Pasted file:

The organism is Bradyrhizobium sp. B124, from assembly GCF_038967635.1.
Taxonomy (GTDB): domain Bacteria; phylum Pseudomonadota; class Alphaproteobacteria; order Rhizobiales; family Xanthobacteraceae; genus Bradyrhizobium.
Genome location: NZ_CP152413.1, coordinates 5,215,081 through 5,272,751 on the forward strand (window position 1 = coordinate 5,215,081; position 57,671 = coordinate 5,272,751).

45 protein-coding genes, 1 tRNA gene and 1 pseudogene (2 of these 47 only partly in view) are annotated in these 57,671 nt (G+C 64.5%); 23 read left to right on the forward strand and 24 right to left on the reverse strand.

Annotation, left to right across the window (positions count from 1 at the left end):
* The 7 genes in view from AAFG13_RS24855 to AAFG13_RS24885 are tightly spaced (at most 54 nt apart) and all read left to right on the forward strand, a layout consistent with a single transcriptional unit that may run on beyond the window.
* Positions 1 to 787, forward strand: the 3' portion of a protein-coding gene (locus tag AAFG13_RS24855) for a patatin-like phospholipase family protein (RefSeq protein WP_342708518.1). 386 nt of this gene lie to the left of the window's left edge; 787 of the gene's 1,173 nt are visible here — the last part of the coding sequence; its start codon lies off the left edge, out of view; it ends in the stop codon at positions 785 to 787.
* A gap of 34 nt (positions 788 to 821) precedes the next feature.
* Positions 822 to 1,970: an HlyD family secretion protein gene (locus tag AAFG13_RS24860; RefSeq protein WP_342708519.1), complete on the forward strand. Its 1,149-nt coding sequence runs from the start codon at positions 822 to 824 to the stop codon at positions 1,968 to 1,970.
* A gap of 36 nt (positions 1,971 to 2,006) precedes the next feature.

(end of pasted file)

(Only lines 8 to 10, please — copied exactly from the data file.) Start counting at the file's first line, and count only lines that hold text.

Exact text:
* A gap of 34 nt (positions 788 to 821) precedes the next feature.
* Positions 822 to 1,970: an HlyD family secretion protein gene (locus tag AAFG13_RS24860; RefSeq protein WP_342708519.1), complete on the forward strand. Its 1,149-nt coding sequence runs from the start codon at positions 822 to 824 to the stop codon at positions 1,968 to 1,970.
* A gap of 36 nt (positions 1,971 to 2,006) precedes the next feature.